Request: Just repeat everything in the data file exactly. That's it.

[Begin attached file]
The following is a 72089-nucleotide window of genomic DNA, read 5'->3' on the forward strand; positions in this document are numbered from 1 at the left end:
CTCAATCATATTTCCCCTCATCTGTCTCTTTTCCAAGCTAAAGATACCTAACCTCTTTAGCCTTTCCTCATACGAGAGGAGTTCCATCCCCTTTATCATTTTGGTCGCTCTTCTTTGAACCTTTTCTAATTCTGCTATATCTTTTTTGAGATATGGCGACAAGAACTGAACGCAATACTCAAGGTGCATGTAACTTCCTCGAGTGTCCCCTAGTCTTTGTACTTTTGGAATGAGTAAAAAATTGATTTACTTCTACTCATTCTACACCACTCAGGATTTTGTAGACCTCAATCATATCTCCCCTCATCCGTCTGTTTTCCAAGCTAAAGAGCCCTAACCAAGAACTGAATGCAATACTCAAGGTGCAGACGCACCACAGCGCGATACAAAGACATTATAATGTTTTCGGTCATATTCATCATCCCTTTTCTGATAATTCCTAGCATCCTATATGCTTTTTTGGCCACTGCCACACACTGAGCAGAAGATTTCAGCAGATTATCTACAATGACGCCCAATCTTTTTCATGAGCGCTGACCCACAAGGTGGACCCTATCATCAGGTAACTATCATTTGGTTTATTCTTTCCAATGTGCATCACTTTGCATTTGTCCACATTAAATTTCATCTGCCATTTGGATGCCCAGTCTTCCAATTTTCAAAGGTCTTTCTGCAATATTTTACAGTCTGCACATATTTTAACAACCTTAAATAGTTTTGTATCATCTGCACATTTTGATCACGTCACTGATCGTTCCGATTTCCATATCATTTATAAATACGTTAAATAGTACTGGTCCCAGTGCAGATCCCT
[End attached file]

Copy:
The following is a 72089-nucleotide window of genomic DNA, read 5'->3' on the forward strand; positions in this document are numbered from 1 at the left end:
CTCAATCATATTTCCCCTCATCTGTCTCTTTTCCAAGCTAAAGATACCTAACCTCTTTAGCCTTTCCTCATACGAGAGGAGTTCCATCCCCTTTATCATTTTGGTCGCTCTTCTTTGAACCTTTTCTAATTCTGCTATATCTTTTTTGAGATATGGCGACAAGAACTGAACGCAATACTCAAGGTGCATGTAACTTCCTCGAGTGTCCCCTAGTCTTTGTACTTTTGGAATGAGTAAAAAATTGATTTACTTCTACTCATTCTACACCACTCAGGATTTTGTAGACCTCAATCATATCTCCCCTCATCCGTCTGTTTTCCAAGCTAAAGAGCCCTAACCAAGAACTGAATGCAATACTCAAGGTGCAGACGCACCACAGCGCGATACAAAGACATTATAATGTTTTCGGTCATATTCATCATCCCTTTTCTGATAATTCCTAGCATCCTATATGCTTTTTTGGCCACTGCCACACACTGAGCAGAAGATTTCAGCAGATTATCTACAATGACGCCCAATCTTTTTCATGAGCGCTGACCCACAAGGTGGACCCTATCATCAGGTAACTATCATTTGGTTTATTCTTTCCAATGTGCATCACTTTGCATTTGTCCACATTAAATTTCATCTGCCATTTGGATGCCCAGTCTTCCAATTTTCAAAGGTCTTTCTGCAATATTTTACAGTCTGCACATATTTTAACAACCTTAAATAGTTTTGTATCATCTGCACATTTTGATCACGTCACTGATCGTTCCGATTTCCATATCATTTATAAATACGTTAAATAGTACTGGTCCCAGTGCAGATCCCT